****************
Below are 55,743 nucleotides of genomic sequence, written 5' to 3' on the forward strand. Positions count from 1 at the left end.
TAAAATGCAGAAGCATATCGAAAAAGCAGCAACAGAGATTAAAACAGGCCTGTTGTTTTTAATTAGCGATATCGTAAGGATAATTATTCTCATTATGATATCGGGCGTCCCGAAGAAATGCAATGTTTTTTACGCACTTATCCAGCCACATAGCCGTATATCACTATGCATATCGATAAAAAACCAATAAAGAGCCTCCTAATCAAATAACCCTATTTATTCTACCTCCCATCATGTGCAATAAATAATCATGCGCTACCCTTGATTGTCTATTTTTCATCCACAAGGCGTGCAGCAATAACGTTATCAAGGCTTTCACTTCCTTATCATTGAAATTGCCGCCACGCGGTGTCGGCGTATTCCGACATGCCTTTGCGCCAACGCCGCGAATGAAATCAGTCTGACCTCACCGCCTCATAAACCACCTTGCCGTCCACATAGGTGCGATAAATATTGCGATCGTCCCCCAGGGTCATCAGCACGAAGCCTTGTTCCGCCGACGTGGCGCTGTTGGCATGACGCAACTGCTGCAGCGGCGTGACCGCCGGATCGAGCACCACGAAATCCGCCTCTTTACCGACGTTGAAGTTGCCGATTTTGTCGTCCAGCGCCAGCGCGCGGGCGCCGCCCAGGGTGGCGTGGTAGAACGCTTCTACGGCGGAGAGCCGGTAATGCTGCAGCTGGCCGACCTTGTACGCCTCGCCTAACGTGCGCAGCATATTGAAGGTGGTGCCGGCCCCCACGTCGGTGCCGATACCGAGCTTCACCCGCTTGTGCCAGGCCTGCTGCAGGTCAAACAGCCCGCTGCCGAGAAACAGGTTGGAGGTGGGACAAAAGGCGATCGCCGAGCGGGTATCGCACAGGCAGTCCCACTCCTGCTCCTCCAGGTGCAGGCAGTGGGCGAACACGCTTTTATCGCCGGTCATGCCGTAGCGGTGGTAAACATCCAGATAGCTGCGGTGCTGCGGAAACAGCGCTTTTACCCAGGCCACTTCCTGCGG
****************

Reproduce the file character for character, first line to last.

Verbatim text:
Below are 55,743 nucleotides of genomic sequence, written 5' to 3' on the forward strand. Positions count from 1 at the left end.
TAAAATGCAGAAGCATATCGAAAAAGCAGCAACAGAGATTAAAACAGGCCTGTTGTTTTTAATTAGCGATATCGTAAGGATAATTATTCTCATTATGATATCGGGCGTCCCGAAGAAATGCAATGTTTTTTACGCACTTATCCAGCCACATAGCCGTATATCACTATGCATATCGATAAAAAACCAATAAAGAGCCTCCTAATCAAATAACCCTATTTATTCTACCTCCCATCATGTGCAATAAATAATCATGCGCTACCCTTGATTGTCTATTTTTCATCCACAAGGCGTGCAGCAATAACGTTATCAAGGCTTTCACTTCCTTATCATTGAAATTGCCGCCACGCGGTGTCGGCGTATTCCGACATGCCTTTGCGCCAACGCCGCGAATGAAATCAGTCTGACCTCACCGCCTCATAAACCACCTTGCCGTCCACATAGGTGCGATAAATATTGCGATCGTCCCCCAGGGTCATCAGCACGAAGCCTTGTTCCGCCGACGTGGCGCTGTTGGCATGACGCAACTGCTGCAGCGGCGTGACCGCCGGATCGAGCACCACGAAATCCGCCTCTTTACCGACGTTGAAGTTGCCGATTTTGTCGTCCAGCGCCAGCGCGCGGGCGCCGCCCAGGGTGGCGTGGTAGAACGCTTCTACGGCGGAGAGCCGGTAATGCTGCAGCTGGCCGACCTTGTACGCCTCGCCTAACGTGCGCAGCATATTGAAGGTGGTGCCGGCCCCCACGTCGGTGCCGATACCGAGCTTCACCCGCTTGTGCCAGGCCTGCTGCAGGTCAAACAGCCCGCTGCCGAGAAACAGGTTGGAGGTGGGACAAAAGGCGATCGCCGAGCGGGTATCGCACAGGCAGTCCCACTCCTGCTCCTCCAGGTGCAGGCAGTGGGCGAACACGCTTTTATCGCCGGTCATGCCGTAGCGGTGGTAAACATCCAGATAGCTGCGGTGCTGCGGAAACAGCGCTTTTACCCAGGCCACTTCCTGCGG